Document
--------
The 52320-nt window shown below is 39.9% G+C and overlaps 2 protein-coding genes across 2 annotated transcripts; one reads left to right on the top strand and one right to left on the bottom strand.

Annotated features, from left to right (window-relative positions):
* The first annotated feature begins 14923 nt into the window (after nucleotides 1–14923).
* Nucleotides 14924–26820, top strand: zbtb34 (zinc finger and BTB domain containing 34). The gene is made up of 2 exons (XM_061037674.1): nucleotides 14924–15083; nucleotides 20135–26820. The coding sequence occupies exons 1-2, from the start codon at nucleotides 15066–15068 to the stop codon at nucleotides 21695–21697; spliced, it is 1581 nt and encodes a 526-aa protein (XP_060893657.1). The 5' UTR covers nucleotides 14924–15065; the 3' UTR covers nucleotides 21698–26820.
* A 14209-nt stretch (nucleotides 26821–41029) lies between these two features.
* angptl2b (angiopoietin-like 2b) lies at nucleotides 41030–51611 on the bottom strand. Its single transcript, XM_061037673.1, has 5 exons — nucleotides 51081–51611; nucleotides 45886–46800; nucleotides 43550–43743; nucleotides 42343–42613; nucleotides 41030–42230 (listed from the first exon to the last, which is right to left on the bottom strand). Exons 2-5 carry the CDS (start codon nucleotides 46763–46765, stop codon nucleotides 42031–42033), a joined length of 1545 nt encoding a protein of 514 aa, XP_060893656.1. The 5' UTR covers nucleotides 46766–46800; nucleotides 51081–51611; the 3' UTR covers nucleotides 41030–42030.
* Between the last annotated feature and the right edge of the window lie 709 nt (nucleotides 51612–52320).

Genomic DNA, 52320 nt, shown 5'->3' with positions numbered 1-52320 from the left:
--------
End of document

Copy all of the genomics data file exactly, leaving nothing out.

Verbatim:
The 52320-nt window shown below is 39.9% G+C and overlaps 2 protein-coding genes across 2 annotated transcripts; one reads left to right on the top strand and one right to left on the bottom strand.

Annotated features, from left to right (window-relative positions):
* The first annotated feature begins 14923 nt into the window (after nucleotides 1–14923).
* Nucleotides 14924–26820, top strand: zbtb34 (zinc finger and BTB domain containing 34). The gene is made up of 2 exons (XM_061037674.1): nucleotides 14924–15083; nucleotides 20135–26820. The coding sequence occupies exons 1-2, from the start codon at nucleotides 15066–15068 to the stop codon at nucleotides 21695–21697; spliced, it is 1581 nt and encodes a 526-aa protein (XP_060893657.1). The 5' UTR covers nucleotides 14924–15065; the 3' UTR covers nucleotides 21698–26820.
* A 14209-nt stretch (nucleotides 26821–41029) lies between these two features.
* angptl2b (angiopoietin-like 2b) lies at nucleotides 41030–51611 on the bottom strand. Its single transcript, XM_061037673.1, has 5 exons — nucleotides 51081–51611; nucleotides 45886–46800; nucleotides 43550–43743; nucleotides 42343–42613; nucleotides 41030–42230 (listed from the first exon to the last, which is right to left on the bottom strand). Exons 2-5 carry the CDS (start codon nucleotides 46763–46765, stop codon nucleotides 42031–42033), a joined length of 1545 nt encoding a protein of 514 aa, XP_060893656.1. The 5' UTR covers nucleotides 46766–46800; nucleotides 51081–51611; the 3' UTR covers nucleotides 41030–42030.
* Between the last annotated feature and the right edge of the window lie 709 nt (nucleotides 51612–52320).

Genomic DNA, 52320 nt, shown 5'->3' with positions numbered 1-52320 from the left: